- Priscilla McLean: Hanging Off the Edge—Revelations of a Modern Troubadour
I don't recall when I first met Barton and Priscilla McLean, but it was probably at a SEAMUS conference or a Bowling Green State University New Music and Art Festival. I do remember my first extensive contact with them, during a visit I arranged for the McLean Mix to Oberlin College in 1992 where their enormous creativity and inventiveness, their professional "street smarts," and their loving, collaborative relationship impressed me greatly. That residency in Oberlin and other trips, as well as life events, tour triumphs and disasters, memories of famous and not-so-famous composers, and most importantly, detailed descriptions of the genesis and completion of thirteen works by Priscilla McLean and/or the McLean Mix all appear in the gloriously jumbled autobiography Hanging Off the Edge. Though she specifically states in her preface that the text is "an attempt to illustrate the struggles of a 21st century woman to overcome probably one of the worst cultural and educational backgrounds of any classical composer," Ms. McLean's memoir is actually particularly effective because it does not just do this. Instead, its message is much more universal, serving as an intimate look into the situations and considerations of a wide swath of the creative community.
Hanging Off the Edge is in many ways comparable to the published diaries of Ned Rorem and the ten autobiographies of Dame Ethel Smyth, and also recalls the essay compilations of John Cage. The book is divided into four parts. The sections "Beginnings and Endings" and "Becoming" relate Ms. McLean's family history, her mostly impoverished girlhood and secondary education, and the roots of her relationship with husband and creative co-conspirator Barton McLean. "The Composing Life," which in this reviewer's opinion is the most valuable and enlightening portion of the book, describes the production of thirteen works for orchestra, tape, stage performance, and video as well as the genesis of the McLean Mix and the group's early history. The final section, "Dangling Thoughts," consists of a series of homages and descriptions of composers and other creative folk that the author has known, along with some thoughts on being an independent composer and a woman composer.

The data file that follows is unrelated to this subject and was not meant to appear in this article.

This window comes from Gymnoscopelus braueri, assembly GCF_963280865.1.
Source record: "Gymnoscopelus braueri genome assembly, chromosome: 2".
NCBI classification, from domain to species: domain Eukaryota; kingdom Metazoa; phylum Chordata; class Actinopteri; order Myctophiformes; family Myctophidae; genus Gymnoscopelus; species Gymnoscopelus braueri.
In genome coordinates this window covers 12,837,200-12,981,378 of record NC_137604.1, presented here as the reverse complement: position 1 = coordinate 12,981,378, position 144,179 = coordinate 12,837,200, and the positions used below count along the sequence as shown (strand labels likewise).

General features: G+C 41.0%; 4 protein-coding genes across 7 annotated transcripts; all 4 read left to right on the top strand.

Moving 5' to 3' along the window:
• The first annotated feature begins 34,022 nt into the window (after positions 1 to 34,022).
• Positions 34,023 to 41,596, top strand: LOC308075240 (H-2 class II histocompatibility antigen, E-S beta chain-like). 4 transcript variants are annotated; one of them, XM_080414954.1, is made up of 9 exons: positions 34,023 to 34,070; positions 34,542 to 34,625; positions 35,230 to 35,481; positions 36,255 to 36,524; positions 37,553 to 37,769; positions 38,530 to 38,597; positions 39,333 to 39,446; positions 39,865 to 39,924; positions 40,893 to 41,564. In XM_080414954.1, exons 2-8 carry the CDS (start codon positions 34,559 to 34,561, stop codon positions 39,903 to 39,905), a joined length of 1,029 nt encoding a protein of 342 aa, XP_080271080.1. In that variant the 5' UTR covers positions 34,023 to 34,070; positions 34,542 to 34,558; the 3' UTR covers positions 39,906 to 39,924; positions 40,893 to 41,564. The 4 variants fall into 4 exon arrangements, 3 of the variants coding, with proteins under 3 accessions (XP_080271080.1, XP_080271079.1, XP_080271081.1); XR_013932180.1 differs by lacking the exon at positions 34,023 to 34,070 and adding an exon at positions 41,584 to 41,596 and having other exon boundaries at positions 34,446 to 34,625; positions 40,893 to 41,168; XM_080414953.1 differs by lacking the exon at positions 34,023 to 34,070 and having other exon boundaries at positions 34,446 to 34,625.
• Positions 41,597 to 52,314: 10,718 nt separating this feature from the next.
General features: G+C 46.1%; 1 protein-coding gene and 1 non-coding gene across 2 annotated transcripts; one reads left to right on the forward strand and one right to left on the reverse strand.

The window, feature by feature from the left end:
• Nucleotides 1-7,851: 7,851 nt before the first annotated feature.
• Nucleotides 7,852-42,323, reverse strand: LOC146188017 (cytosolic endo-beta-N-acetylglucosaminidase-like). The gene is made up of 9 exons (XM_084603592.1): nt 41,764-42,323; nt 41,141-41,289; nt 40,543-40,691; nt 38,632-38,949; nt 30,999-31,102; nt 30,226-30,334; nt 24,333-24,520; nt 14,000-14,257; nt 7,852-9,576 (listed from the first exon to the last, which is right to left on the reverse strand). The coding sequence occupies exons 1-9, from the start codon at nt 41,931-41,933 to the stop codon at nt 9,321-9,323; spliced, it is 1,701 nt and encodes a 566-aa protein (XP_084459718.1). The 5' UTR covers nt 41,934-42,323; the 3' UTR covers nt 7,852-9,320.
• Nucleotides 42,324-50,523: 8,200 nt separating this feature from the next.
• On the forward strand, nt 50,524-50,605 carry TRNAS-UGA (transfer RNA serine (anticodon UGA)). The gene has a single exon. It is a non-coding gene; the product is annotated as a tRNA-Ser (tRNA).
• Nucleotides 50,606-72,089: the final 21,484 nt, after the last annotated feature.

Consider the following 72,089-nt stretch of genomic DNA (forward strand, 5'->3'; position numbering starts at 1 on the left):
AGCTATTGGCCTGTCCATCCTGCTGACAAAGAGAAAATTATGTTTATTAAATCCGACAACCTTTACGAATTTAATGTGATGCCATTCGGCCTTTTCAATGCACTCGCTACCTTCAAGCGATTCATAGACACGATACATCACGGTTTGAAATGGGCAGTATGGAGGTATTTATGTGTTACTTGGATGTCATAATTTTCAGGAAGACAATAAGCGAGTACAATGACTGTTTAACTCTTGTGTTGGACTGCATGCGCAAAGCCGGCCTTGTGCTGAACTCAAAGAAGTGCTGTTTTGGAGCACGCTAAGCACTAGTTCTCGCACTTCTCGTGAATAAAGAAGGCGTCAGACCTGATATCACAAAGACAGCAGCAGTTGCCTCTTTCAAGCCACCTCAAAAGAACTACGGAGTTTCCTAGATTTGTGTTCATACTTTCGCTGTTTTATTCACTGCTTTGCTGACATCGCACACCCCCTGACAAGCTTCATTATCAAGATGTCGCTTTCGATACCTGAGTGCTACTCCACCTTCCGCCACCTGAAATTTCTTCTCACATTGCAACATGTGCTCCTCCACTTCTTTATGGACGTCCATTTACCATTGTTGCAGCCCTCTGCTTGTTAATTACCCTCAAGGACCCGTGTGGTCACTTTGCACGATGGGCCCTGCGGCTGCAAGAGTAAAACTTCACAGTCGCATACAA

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What is immediately evident in both the writing style and the organization of the book is that the text is written by someone accustomed to composing with notes and not with words and for me this adds to the value of the work; in short, the writing is lyrical and musical in nature. In the [End Page 99] first two sections, Ms. McLean continually skips back and forth between past history and more recent life events, but the effect is melodic rather than disjointed due to her constant illustrations of the connections between yesterday and today. The "composing" of the third section is also lyrical in nature but with a slightly different form. Each discussion of a composition serves as a common thematic line upon which theoretical and self analyses and personal anecdotes attach themselves. The form of the final section is the weakest, a series of somewhat disjointed sections which attempt to create a "coda;" dangling thoughts, indeed.
"The Composing Life" comprises the single most important case for acquiring the text. In my opinion it is invaluable for composers of all ages and stages (from students to masters of the craft) to have insight into another's creative and generative musical process. A student will quickly relate to Ms. McLean's descriptions of her earliest pieces and the tangled web of hard work, desperate deadlines...